A minimum wage increase is a bad idea because having a minimum wage is a bad idea. It is none of government’s business what I want to pay workers at my business.

If I am paying chicken feed, I will not get good workers. If I have applicants for every position, I am offering something they are willing to take.


This is a perfect marketplace balance. The moment someone accepts a job, we learn the exact point at which employer and employee are satisfied with the transaction.

Government intrusion only screws this up. Do you know how many businesses would hire kids during the summer to sweep up for six bucks an hour? Do you know how many kids would take those jobs for 10 hours a week, distracting them from the evils of idleness?

Maybe six bucks wouldn’t attract flies. Maybe the kids would need seven, or eight, just to sweep up. Employers would decide whether or not to create those jobs.

But the common thread is individual decision-making, the engine that drives free markets. Workers accepting or not accepting a position. Employers choosing what jobs to offer and what to pay.

Like a fixed road or a kid in a great preschool, a two-dollar raise is a wonderful thing. But once again, it all turns very dark when it arrives on the wings of federal edict.

Why stop at nine dollars? Why not a twelve-dollar minimum wage? Why not twenty?

The President says this could be a difference-maker, between just getting by and progressing, between starving and eating, whatever the dichotomies were.

It’s a difference-maker, all right-- between having a job and getting fired, which is exactly what will happen to countless people who need work most, as soon as employers feel the crush of Washington-mandated spikes in labor costs.

At a time when jobs are at the top of every wish list, along comes an idea crippling our ability to create them. Genius.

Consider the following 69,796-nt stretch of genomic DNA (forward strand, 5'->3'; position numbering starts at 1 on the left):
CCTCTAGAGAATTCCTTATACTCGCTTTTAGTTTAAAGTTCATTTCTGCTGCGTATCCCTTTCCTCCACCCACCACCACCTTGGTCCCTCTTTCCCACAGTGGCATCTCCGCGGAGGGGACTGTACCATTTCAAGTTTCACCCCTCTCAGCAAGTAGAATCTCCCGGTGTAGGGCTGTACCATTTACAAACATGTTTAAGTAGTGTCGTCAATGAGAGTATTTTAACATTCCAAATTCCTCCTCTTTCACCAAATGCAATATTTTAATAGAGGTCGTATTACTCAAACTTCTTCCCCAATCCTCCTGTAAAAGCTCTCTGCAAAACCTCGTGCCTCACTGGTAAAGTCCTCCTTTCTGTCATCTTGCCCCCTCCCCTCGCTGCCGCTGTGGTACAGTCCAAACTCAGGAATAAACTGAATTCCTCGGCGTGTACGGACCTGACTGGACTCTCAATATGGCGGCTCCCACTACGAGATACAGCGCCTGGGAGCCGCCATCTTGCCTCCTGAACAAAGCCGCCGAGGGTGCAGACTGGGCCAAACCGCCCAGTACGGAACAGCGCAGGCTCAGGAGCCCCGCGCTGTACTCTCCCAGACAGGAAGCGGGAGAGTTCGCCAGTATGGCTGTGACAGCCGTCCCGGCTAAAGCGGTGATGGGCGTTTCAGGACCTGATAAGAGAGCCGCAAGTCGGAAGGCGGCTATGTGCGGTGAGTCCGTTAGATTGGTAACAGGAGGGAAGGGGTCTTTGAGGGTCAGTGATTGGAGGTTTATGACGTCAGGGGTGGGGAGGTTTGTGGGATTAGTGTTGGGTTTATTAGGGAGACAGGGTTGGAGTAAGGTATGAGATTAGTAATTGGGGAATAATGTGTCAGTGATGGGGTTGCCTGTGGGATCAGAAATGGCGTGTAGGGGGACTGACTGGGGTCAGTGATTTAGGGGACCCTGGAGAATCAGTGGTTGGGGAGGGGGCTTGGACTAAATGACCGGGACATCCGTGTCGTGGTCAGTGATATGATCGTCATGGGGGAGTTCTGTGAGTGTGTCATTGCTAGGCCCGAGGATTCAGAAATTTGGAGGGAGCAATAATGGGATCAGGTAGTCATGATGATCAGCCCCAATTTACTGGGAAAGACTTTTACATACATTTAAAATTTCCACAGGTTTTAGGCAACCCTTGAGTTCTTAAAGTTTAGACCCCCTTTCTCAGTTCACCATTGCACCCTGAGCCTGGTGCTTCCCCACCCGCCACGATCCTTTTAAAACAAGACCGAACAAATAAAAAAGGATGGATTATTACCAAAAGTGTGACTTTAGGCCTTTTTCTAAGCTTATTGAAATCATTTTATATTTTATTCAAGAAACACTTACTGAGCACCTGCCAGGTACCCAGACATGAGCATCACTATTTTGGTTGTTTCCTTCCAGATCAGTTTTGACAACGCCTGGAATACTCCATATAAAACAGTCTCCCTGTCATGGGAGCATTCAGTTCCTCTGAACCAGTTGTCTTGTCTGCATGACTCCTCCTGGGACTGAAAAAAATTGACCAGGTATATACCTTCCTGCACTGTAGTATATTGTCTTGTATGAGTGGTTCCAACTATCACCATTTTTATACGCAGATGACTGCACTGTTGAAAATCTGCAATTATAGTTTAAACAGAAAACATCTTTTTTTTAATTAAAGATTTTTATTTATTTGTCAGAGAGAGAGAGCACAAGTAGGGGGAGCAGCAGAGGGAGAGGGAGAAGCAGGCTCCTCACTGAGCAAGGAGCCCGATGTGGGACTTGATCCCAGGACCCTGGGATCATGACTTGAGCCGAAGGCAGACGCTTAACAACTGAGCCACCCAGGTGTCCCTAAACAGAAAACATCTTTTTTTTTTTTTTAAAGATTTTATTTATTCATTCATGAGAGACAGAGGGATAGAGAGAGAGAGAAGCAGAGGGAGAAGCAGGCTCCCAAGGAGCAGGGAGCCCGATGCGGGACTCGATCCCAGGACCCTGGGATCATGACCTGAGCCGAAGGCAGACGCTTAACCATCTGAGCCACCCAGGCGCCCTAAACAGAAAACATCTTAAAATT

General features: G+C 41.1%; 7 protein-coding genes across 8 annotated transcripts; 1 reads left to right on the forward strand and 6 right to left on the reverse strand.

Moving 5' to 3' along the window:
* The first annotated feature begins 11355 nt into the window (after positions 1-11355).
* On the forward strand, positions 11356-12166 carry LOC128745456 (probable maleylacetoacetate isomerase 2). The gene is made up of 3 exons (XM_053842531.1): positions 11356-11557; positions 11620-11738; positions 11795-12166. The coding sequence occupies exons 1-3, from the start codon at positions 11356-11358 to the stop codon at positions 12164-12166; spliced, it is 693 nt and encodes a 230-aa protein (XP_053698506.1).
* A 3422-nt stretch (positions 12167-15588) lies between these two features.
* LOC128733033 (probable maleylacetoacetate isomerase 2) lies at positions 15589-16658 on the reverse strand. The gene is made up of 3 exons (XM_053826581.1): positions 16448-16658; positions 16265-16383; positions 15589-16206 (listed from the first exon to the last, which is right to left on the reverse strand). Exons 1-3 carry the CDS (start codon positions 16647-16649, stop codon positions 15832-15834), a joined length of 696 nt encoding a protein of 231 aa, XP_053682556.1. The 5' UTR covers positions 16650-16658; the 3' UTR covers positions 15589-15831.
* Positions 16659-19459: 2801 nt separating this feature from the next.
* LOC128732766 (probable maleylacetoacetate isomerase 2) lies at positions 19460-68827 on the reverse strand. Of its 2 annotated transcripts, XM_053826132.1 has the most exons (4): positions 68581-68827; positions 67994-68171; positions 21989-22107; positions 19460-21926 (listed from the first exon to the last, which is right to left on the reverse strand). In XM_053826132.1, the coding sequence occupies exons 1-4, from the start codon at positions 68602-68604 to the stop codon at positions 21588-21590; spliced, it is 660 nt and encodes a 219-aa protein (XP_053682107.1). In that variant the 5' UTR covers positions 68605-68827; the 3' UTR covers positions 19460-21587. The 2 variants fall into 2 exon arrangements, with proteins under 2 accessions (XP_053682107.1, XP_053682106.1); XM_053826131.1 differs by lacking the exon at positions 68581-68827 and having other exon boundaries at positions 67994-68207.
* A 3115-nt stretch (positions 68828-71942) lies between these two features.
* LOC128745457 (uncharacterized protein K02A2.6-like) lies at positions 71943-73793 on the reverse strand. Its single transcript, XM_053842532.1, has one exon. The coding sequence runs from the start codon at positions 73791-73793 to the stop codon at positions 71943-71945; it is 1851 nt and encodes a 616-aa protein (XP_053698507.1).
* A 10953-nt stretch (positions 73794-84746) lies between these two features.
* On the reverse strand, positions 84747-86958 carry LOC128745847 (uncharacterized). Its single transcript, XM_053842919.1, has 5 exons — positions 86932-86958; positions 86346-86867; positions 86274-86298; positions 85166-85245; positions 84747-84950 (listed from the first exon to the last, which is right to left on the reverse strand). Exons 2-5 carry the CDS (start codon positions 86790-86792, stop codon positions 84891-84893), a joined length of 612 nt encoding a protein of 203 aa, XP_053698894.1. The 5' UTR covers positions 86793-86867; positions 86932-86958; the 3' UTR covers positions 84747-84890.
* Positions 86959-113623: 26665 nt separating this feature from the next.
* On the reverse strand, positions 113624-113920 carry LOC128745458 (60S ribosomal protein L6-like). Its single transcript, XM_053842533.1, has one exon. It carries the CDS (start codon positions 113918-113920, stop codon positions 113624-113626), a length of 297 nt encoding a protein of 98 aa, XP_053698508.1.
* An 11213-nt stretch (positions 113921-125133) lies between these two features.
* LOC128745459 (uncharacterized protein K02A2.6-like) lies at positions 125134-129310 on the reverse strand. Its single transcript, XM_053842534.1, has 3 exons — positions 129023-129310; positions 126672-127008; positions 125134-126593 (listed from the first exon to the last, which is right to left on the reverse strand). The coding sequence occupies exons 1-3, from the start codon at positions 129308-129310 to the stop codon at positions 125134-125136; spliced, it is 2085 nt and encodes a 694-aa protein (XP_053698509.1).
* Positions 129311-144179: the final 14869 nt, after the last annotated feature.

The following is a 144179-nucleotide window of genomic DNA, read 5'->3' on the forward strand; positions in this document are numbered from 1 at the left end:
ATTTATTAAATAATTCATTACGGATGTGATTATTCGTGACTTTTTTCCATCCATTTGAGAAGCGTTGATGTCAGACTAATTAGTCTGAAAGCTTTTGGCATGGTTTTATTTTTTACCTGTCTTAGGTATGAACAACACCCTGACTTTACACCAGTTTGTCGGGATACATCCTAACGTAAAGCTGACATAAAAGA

So the lesson is: Washington should have no say in the status of the roads we drive on, the schools we build or the salaries of our jobs.

When your liberal (or inattentive) friends harp on the desirability of certain goals, remind them that there almost no solution works best when funneled through Washington.

Want more preschools? Pay for them in your state. Want better roads? Pay for them in your state. All with the delicious extra money we will have when the feds stop pilfering billions to dole out as they please.

Want a two-dollar raise? Earn it. I winced at the example of the family living on minimum wage. The minimum wage is not meant as a platform for supporting our families. It is an entry-level springboard from which we are supposed to prove and improve ourselves, usually before we bring children into the world.

Get ready for a lot more of this. The administration will continue to offer up things many people want. A sleepy nation will continue to nod, even though their costs are ruinous. We must argue that we share many goals, but have a different and far more efficient way to pay for them.